Living Car-Free in LA #3: Making the Choice
by Jessie Holzer, Planner, Alta Planning + Design
When I gave up my car a couple years ago, I was ready. I had thought long and hard about this commitment and was excited about “going car-free.” Despite my enthusiasm, I had a lot of expectations about what I would be sacrificing and many of those were accurate. I don’t make spontaneous trips to see my parents in Orange County anymore. I no longer drive to the grocery store when it is “raining.” I definitely stopped making regular trips to Costco and other big box stores. My travel behavior changed when I went car-free, even for someone who didn’t drive that much in the first place, since I gave up conveniences that I previously put little thought into. That being said, with a little extra planning and a willingness to adapt, I still am able to get everywhere I need to and would like to be, and haven’t really had to give anything up besides the car itself.
I am now the self-proclaimed queen of linking trips. Since biking and taking transit can be much more time intensive in LA as compared to driving (assuming there is no traffic!) I am constantly mapping out where I need to go and looking for opportunities to combine errands. When I am at my office in Downtown LA during the day, I go to grocery stores in the evening that are off the Metro Gold Line, my route home. When I am getting my hair cut in Silverlake I try to schedule a dentist appointment in adjacent Los Feliz. If I have a meeting in Santa Monica I see my friends out there since it is a long trip from my home in Pasadena, regardless of which mode I choose.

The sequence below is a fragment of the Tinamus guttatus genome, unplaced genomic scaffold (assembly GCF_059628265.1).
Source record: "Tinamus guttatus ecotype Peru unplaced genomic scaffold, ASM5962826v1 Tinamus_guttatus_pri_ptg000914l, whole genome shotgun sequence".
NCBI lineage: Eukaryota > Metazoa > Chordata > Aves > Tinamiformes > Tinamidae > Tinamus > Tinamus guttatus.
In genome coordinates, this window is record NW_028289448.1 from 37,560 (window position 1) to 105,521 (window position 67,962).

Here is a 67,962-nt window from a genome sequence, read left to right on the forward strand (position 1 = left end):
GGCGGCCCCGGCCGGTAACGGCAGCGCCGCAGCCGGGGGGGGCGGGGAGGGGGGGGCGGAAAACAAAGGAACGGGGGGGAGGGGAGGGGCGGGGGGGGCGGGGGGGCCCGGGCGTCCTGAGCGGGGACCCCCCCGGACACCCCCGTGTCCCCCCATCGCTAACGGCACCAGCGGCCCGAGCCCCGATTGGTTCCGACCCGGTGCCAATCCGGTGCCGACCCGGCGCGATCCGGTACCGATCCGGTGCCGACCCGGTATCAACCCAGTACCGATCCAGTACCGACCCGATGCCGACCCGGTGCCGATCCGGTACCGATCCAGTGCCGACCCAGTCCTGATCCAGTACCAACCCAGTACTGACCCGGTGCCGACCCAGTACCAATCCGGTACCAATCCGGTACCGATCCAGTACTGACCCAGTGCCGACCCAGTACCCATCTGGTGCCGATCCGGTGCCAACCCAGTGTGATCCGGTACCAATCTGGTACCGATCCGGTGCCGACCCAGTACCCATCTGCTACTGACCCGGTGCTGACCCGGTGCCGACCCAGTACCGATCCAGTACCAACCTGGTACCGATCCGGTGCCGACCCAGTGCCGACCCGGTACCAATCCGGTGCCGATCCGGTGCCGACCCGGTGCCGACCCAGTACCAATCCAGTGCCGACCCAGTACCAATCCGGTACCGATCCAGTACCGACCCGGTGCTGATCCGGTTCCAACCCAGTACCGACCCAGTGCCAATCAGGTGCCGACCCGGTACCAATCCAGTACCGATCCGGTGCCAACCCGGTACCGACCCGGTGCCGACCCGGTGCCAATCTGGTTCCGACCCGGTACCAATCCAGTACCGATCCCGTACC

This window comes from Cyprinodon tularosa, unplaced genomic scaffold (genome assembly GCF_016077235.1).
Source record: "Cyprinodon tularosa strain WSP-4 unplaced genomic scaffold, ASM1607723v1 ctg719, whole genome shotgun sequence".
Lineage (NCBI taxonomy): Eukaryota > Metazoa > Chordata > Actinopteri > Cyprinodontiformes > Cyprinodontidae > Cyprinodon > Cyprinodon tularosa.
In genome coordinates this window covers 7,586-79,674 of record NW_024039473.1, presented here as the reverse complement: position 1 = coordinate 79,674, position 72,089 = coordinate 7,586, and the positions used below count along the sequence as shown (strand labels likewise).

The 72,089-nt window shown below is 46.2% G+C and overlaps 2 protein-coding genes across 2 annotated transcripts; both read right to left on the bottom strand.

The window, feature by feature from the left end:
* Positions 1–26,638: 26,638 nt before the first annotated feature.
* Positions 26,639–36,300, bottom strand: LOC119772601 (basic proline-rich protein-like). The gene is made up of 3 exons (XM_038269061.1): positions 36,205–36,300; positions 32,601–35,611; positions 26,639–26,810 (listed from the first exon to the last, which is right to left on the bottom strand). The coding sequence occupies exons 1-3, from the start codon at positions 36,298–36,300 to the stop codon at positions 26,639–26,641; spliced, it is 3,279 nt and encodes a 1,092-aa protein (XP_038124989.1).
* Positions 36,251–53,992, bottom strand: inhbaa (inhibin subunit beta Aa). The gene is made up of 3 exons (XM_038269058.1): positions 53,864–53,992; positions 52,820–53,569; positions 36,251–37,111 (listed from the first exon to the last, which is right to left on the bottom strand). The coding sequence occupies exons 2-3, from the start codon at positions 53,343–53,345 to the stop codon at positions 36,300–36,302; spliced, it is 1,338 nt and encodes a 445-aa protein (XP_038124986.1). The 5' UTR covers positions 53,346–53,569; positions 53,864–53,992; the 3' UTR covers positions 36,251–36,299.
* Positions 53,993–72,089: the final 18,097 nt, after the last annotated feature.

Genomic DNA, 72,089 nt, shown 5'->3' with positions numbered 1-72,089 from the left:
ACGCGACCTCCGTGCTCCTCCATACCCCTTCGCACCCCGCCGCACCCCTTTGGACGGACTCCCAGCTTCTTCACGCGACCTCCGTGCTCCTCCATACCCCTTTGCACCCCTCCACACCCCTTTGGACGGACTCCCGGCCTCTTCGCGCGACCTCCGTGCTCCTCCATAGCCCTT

I often will go to a store that may not be closest to my house, but is more accessible by train. For example, the Target in Downtown LA is located off the Metro Red Line. This used to be easier for me to get to than the Target in West Hollywood, which was geographically closer to my old apartment in Hollywood, but was more difficult for me to get to without a car.
I also go grocery shopping more regularly since I can’t carry as much and I choose my mode based on the quantity of food I need. When I just have to pick up a few things I bike to the closest grocery store about 1.5 miles away and throw everything into my panniers. When I am planning a big meal with a lot of ingredients I don’t have I walk to the train station to get to the store since I can carry several large bags that wouldn’t fit on my bike (this grocery store is farther away, but by taking the train I don’t have to walk very far). If I need to make bigger purchases I bike to a Zipcar, which fills in the gaps when biking, walking, and taking transit just aren’t feasible.
I don’t deny that having a car is incredibly convenient. I’d be lying if I said there were never times I got frustrated by trying to get somewhere fairly nearby, but it was up a steep hill, after the bus stopped running, or 100+ degrees that day. However, by putting a little more thought into my trips, on most days getting around through a combination of biking, walking, and taking transit provides me with a comparable level of mobility as driving does.